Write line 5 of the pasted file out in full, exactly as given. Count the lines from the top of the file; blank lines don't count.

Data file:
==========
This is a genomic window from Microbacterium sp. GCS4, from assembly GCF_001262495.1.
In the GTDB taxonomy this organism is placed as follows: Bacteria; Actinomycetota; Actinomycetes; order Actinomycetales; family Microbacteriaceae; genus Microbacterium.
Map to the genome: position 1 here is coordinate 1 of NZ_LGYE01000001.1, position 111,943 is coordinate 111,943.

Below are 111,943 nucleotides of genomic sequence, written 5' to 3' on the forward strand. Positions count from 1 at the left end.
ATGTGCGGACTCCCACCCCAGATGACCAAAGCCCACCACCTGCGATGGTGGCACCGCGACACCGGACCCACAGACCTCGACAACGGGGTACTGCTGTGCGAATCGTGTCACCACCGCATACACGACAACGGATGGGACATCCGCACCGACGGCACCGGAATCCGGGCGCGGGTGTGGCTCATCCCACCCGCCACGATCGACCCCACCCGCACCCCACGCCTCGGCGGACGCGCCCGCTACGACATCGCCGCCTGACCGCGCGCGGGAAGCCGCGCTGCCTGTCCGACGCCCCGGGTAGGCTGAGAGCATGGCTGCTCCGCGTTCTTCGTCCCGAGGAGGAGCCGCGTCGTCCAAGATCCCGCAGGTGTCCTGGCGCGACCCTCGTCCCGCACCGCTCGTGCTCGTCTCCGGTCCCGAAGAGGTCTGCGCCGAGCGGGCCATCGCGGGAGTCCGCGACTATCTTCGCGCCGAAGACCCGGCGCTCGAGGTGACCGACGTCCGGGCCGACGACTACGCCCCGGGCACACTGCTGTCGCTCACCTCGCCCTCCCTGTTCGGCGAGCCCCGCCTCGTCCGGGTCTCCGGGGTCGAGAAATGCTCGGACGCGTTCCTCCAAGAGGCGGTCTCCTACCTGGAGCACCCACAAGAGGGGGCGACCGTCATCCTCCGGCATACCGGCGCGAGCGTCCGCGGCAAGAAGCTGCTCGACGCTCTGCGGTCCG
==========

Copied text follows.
ATGTGCGGACTCCCACCCCAGATGACCAAAGCCCACCACCTGCGATGGTGGCACCGCGACACCGGACCCACAGACCTCGACAACGGGGTACTGCTGTGCGAATCGTGTCACCACCGCATACACGACAACGGATGGGACATCCGCACCGACGGCACCGGAATCCGGGCGCGGGTGTGGCTCATCCCACCCGCCACGATCGACCCCACCCGCACCCCACGCCTCGGCGGACGCGCCCGCTACGACATCGCCGCCTGACCGCGCGCGGGAAGCCGCGCTGCCTGTCCGACGCCCCGGGTAGGCTGAGAGCATGGCTGCTCCGCGTTCTTCGTCCCGAGGAGGAGCCGCGTCGTCCAAGATCCCGCAGGTGTCCTGGCGCGACCCTCGTCCCGCACCGCTCGTGCTCGTCTCCGGTCCCGAAGAGGTCTGCGCCGAGCGGGCCATCGCGGGAGTCCGCGACTATCTTCGCGCCGAAGACCCGGCGCTCGAGGTGACCGACGTCCGGGCCGACGACTACGCCCCGGGCACACTGCTGTCGCTCACCTCGCCCTCCCTGTTCGGCGAGCCCCGCCTCGTCCGGGTCTCCGGGGTCGAGAAATGCTCGGACGCGTTCCTCCAAGAGGCGGTCTCCTACCTGGAGCACCCACAAGAGGGGGCGACCGTCATCCTCCGGCATACCGGCGCGAGCGTCCGCGGCAAGAAGCTGCTCGACGCTCTGCGGTCCG